The Advance Diesel Engine Management 4 (ADEM4) or ECM control unit is
used on the 3054E and 3056E. There is only one piece of ECM hardware
available. The ECM software determines if the unit functions as a 12 or 24 volt
unit and as a four or six cylinder controller.

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Basic System - Interactions


INPUTS
Sensors:
Pressure,Temp,
Speed/Position

CONTROL

OUTPUTS

ECM
Indicator lights
Cables/
Connectors

Switches &
Pushbuttons
Cables/
Connectors

Power Supply,
12 v or 24 v

Computer
Hardware
+
Software
Sensor Power
Supply

Cables/
Connectors

Actuators/
Solenoids
Cables/
Connectors

Relays

Cat
Data
Link

Controller
Area
Network

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BASIC SYSTEM
The ADEM4 ECM receives inputs from various switches, sensors and power
supplies via the wiring harness. Inside the ECM, software programs
calculate the required output to relays, solenoid actuators, and indicator
lights to achieve the desired engine response.

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Basic System - Interactions


INPUTS

CONTROL

Digital

PROCESSOR

Analog
PWM
(Pulse Width
Modulated)

Cables/
Connectors

Cables/
Connectors

Power Supply,
12 v or 24 v

MEMORY
(Engine
Program)
Power Supply
for 5 volt
8 volts and
12 volts

CDL

CAN

Electronic
Service
Tool

Fuel
Pump

OUTPUTS
Digital Voltage
Cables/
Connectors

Cables/
Connectors

PWM
(Pulse Width
Modulation)

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BASIC SYSTEM
The ADEM4 ECM is designed using a Motorola MPC555 32 bit
microprocessor running at 40 MHz with 22K bytes of read only memory
(RAM) and 448K bytes of flash memory. Voltage outputs of the ADEM4
ECM are:
-

5V dc Sensor Reference Voltage. +/- 0.25V

8V dc Sensor Reference Voltage. +/- 0.5V

12V dc Internal Voltage.

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ECM Voltages
z Nominal
z

battery supply voltage 9-32 volts.

Expected voltage range


z 9-16

volts for 12V system.

z 18-32

volts for 24V system.

Note these voltage ranges only apply to the ECM not the VP30 fuel pump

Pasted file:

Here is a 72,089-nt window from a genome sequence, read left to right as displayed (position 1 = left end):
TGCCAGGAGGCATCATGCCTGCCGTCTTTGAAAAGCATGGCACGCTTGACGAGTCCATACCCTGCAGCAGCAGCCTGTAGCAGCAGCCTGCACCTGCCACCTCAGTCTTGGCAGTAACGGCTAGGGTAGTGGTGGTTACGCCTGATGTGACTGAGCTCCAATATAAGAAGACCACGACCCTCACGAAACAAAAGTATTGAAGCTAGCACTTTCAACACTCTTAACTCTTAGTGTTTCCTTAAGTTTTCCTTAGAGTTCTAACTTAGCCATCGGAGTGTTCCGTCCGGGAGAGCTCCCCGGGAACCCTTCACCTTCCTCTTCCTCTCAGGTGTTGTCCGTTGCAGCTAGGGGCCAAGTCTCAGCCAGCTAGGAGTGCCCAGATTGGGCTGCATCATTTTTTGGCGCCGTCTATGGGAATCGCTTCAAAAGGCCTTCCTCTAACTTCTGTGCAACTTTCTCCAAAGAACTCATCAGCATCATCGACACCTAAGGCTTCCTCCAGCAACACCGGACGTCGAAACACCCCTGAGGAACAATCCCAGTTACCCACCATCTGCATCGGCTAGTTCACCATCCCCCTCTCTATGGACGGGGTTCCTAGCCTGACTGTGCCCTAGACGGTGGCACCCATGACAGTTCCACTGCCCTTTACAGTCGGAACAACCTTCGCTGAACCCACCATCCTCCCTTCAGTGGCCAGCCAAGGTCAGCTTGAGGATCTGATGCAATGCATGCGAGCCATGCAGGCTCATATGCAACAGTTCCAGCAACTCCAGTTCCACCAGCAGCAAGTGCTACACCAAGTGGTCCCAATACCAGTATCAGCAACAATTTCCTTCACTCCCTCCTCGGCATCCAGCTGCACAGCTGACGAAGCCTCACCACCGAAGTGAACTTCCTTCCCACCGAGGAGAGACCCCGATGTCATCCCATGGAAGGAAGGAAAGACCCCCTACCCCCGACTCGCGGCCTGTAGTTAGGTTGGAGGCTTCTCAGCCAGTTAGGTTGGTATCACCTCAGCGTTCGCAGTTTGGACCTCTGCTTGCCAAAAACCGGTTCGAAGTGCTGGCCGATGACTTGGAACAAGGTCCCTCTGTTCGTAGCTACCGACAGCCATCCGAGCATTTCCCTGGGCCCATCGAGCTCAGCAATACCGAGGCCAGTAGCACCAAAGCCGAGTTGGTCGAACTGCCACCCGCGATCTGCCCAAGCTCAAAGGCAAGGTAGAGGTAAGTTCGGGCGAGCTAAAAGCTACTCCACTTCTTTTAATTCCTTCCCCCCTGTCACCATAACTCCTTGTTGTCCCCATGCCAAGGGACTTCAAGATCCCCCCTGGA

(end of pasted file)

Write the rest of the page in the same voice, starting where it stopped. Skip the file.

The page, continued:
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ECM VOLTAGES
The same ADEM4 ECM hardware is used for both 12 and 24 volt systems and
has a maximum voltage limit of 48 volts for 2 minutes at 25 degrees C (77
degrees F). Typical current draw of the ADEM4 is 4 amps which does not
include the power supply to the electronic fuel pump. The maximum operating
temperature of the ADEM4 is 110 degrees C (230 degrees F) and the minimum
operating temperature is -40 degrees C (-40 degrees F). When the ignition is
OFF and the ECM is in sleep mode, the maximum current draw is 8mA for a 12
volt ECM and 10mA for a 24 volt ECM.

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ECM Grounding
z

Grounding
Always ensure the ground strap on the ECM is
connected to the engine block to prevent
Electro Magnetic Interference (EMI).

WARNING!
When carrying out welding or
electrostatic paint spraying, special
precautions should always be
followed.
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ECM GROUNDING
If welding is to be performed on the machine, special precautions need to be
taken to protect the ECM. Always turn off the engine and disconnect the
negative cable from the battery terminal. Place the welding ground cable close
to the welding point. If welding is to be performed on the engine, disconnect
and remove the ECM entirely.
If the machine or engine is to have electrostatic paint applied, remove the ECM
from the engine. If the ECM cannot be removed, connect all 70 pins of the
machine interface connector (MIC) directly to the spray booth ground and
connect two points on the engine block to the same ground. Jump starting the
engine can cause higher voltages (example: jump starting a 12 volt engine with
a 24 volt battery) so care must be taken that voltages do not exceed the ECM
maximum.

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ECM: Essential Messages


z
z

z
z

High reliability.
External connectors most vulnerable: Bent Pins, over tightened plug
etc.
No serviceable parts.
Never replace an ECM without first connecting ET and carrying out